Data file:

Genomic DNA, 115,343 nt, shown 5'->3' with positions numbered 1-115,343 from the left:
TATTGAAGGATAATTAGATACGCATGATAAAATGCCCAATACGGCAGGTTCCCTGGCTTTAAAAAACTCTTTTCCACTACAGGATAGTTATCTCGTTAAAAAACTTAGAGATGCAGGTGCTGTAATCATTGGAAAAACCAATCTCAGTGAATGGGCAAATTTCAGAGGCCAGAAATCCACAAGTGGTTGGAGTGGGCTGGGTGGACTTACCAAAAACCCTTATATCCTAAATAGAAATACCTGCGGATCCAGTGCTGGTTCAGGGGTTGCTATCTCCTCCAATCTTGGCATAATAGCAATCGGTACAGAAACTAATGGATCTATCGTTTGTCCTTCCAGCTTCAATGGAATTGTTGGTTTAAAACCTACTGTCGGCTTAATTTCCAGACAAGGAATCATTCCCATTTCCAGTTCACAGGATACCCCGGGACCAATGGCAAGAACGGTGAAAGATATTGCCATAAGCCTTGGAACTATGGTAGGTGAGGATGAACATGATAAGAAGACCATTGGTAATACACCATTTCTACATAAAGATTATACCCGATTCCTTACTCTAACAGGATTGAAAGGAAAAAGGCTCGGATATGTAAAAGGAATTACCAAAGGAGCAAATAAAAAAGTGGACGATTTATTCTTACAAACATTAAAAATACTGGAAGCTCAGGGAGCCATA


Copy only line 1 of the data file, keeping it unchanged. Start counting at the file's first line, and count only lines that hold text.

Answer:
Genomic DNA, 115,343 nt, shown 5'->3' with positions numbered 1-115,343 from the left: